It’s not often you get to do your thing and go as wild as you want (within reason) on a commercial shoot.
Cycling pollution mask makers, Respro, wanted to introduce their new Skins range with a beauty shot-type image to emphasise that, just because something’s useful, doesn’t mean it can’t be as individualistic as any other piece of clothing.
Using some hand-decorated masks, we started with the core beauty shot — deep reds, golden skin and all.
And then we got a bit nuttier…
Makeup: Siwan Hill
Hair and styling: Harry Cole
“Edgy. But politely edgy.”
That was the brief for a day of concept tests for leather accessories designer Shen London for a forthcoming campaign. Which, aside from ruling out pictures of starved models on street corners wearing nothing but a clutchbag (so noughties…), is a pretty nice brief to get.
There were limitations, of course.
My initial idea, perhaps influenced by every boy’s desire to pursue a career in pyrotechnics, was to douse bags in kerosene and set them alight. That would’ve been expensive.
Then I wanted to freeze them. But I had only one copy of each design (ice and hand-finished, hand-stitched leather don’t mix well).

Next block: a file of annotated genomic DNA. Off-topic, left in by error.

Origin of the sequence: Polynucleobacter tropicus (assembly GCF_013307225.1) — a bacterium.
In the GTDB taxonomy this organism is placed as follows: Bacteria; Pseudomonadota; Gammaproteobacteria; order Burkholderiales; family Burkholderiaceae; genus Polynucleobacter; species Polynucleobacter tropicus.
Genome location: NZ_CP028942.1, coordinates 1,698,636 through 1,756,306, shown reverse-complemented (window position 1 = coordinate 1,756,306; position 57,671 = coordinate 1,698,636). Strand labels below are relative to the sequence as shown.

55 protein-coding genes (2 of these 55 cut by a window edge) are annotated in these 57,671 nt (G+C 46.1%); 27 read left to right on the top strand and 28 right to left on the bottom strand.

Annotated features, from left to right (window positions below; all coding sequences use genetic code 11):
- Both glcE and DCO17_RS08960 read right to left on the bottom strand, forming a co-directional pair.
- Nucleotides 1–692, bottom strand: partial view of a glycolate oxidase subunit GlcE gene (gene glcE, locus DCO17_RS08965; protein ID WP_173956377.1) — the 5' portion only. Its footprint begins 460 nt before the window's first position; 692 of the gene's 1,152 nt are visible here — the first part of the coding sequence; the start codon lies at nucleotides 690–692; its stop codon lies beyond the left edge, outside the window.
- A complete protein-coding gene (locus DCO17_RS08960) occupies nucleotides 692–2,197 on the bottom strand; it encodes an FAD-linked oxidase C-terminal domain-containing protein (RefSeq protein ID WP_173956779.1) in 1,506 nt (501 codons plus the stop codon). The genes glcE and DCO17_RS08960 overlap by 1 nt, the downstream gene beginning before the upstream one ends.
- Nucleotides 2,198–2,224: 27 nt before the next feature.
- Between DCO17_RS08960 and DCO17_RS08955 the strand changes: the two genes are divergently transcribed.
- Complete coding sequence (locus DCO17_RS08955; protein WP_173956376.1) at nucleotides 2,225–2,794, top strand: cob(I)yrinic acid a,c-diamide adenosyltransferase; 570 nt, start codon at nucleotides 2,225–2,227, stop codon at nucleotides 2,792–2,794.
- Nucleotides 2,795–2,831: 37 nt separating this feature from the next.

And I wanted to drown them. Same problem.
So I did everything that wouldn’t kill them and that wasn’t the not-even-politely-edgy product photography trope of “clutchbags doing nothing on a white background”.
Clutchbags wrapped in Bhutanese prayer flags, clutchbags in ticker-tape parades, clutchbags in twilight (which looked more like clutchbags in a nuclear holocaust), clutchbags with kinky plastic… Some of it worked, some of it (as you’d expect from concept tests) worked “less well”.
So I present to you: clutchbags as the font of female domestic violence, clutchbags for party girls, clutchbags daydreaming, clutchbags via Mad Men, a clutchbag homage to Arthur C Clarke, St Elmo’s Clutchbag, and — why not? — two biros standing in for something substantially more valuable.